Peter Alfred-Adekeye speaks candidly to Blockleaders about his life as a born entrepreneur, the development of talent-pooling platform Pingsta, and a drawn-out fight against networking giant Cisco, the outcome of which redefined the status quo of this business worldwide.
The tale of David and Goliath, from the Book of Samuel, describes how the giant Goliath was defeated in combat by David, a much smaller opponent, through cunning strategy, rather than raw strength.
The background to the story is the long-standing conflict between the Israelites and the Philistines, who rely on the imposing presence and sheer size of their champion Goliath to keep the Israelites in check. For forty days and forty nights, Goliath defies the Israelites, led by King Saul, to put a man forward to fight him. But nobody does, as everyone is afraid of the tall and fearsome Goliath. That’s until a humble peasant, David, takes up the challenge. David’s brothers, who are in the Israelite army, mock him and tell him that he should stay back and look after his livestock. But David perseveres. He puts a stone in his sling and takes aim at Goliath, striking the giant dead center on his forehead. Dazed, Goliath falls face down onto the ground. David picks up a sword and cuts off the giant’s head with one easy blow. The Philistine army routs after seeing its champion fall.
David would go on to become King of Israel, but that’s a story for another day.
Today, Peter Alfred-Adekeye reprises the role of David as one who stood up against a giant corporation and won a noble victory.
There is talent everywhere. The perfect professional is always out there but finding the right person for the right job can be a challenge. Peter and the Multiven team developed Pingsta, a knowledge-sharing platform that enables network engineers to share their knowledge and resolve issues worldwide.
“When I founded Multiven in 2005, the mission was very simple: to make the internet work better. But as you can imagine, this was a huge task. So we created an Artificial Intelligence software that would learn from our experts as they solved network problems. The next challenge was hiring experts. At the time, circa 2006, we didn’t have the funding to afford the salaries of hundreds of full-time senior engineers. Furthermore, a lot of the most beautiful minds of internet engineering and cryptography don’t want to work for anybody. They are free thinkers that cherish their independence.
“So the idea for Pingsta came to me one day when I was at a bar with some friends. I started thinking, when you want to drink beer, you don’t build a brewery. You go to the bar and order what you want. In other words, you pay per use. So I thought, why can’t we find a way to leverage network expertise on-demand and pay per task?
“So we drew up a shortlist of about a thousand network experts, cryptographers, security researchers and technical leaders from around the world and invited them to sign up to Pingsta which essentially became the world’s first intellectual collaborative network, where tasks are routed to experts based on their expertise, compensation paid per task and the resultant knowledge archived for re-use without human intervention by Pingsta’s AI, mySolvr.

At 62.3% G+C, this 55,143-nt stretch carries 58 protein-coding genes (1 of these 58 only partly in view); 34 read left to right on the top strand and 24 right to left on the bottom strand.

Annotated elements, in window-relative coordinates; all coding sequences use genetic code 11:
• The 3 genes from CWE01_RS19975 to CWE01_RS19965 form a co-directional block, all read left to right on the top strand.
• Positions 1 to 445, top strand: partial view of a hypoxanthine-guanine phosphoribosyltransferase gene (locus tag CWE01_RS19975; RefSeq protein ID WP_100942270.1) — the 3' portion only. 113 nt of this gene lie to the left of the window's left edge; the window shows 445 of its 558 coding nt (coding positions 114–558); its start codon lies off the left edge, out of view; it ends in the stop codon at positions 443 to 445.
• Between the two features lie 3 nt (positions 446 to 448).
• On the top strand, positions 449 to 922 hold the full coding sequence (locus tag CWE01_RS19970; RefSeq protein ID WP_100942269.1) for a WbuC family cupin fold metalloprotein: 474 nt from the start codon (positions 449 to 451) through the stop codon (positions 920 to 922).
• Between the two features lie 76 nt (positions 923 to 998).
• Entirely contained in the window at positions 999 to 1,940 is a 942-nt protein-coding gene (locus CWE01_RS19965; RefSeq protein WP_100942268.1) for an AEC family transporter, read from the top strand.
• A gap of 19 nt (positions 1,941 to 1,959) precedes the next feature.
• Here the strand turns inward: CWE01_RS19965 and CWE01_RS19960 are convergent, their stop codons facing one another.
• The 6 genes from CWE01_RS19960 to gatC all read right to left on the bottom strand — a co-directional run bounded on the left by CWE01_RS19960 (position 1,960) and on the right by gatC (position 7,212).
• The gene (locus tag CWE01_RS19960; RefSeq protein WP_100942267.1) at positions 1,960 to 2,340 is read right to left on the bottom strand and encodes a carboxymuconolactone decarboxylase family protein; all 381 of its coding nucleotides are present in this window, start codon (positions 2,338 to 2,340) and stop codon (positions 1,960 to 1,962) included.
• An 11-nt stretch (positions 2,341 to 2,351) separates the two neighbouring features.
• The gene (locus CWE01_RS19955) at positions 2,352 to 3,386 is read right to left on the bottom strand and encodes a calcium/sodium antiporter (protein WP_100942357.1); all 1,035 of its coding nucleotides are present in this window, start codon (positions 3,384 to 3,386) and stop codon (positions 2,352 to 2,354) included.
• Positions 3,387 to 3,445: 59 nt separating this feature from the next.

“The late renowned cryptographer, Hal Finney, who helped Satoshi Nakamoto fix bugs in the original Bitcoin code, was Pingsta member number 62.”
Harnessing the power of expertise through mySolvr
The Pingsta platform now holds the knowledge and expertise of about 1,200 experts. And all this data needs to be managed efficiently to make the best use of out it. One of the best ways to manage data is through Machine Learning and Artificial Intelligence, so enough basis existed for the inception of mySolvr, an AI-powered engine that harnesses the power of knowledge.
“The goal of mySolvr is to manage and harness this expertise on demand. So when there’s a problem with one of our customer’s network, mySolvr attempts to resolve it but when it can’t, it multicasts the issue to engineers with matching expertise for that specific problem. This is accomplished by tagging profiles, so the appropriate engineer responds to the query and solves the issue.
“The beautiful part is that the AI will take that knowledge and archive it, so if another customer has a similar problem in the future, the query will not even be sent out to the Cloud. The AI itself will step in and issue the recommendation on how to fix the issue.”
Rising against injustice: Multiven v. Cisco
Peter worked for multi-national corporation Cisco for about five years back in the early 2000s, holding a number of senior positions there. But things turned sour, leading to the filing of an antitrust suit against Cisco in 2008.
The essence of the suit was Cisco’s monopoly in the Internet network maintenance services industry. Multiven alleged that Cisco maintained a stranglehold on the sector by bundling bug fixes and software patches to its maintenance services. In other words, if you purchased networking equipment from Cisco, you were immediately bound to purchase its maintenance service in order to get access to updates that correct the Cisco-made defects in your purchased software.
Peter took on Cisco’s corporate might to challenge the status quo. But being of Nigerian origin, he faced an uphill battle from the start due to the stereotypical ‘Nigerian scammer’ aspect that Cisco attempted to tag him with.
“To try and paint Nigeria as a nation of scammers is grossly unfair. Contrary to popular belief, Bernie Madoff is not Nigerian. And statistically, no more than 5% of a country’s population can be considered rogue.
“So I spent about five years working for Cisco as a technical leader, and when we sued them to open the multi-billion dollar Internet software services market to competition, a number of their lawyers honed in on the fact that I am of Nigerian origin, and attempted to paint a false picture of me as an African scammer. They first tried to undermine our suit, and when that didn’t succeed, they resorted to attempting to tarnish my reputation.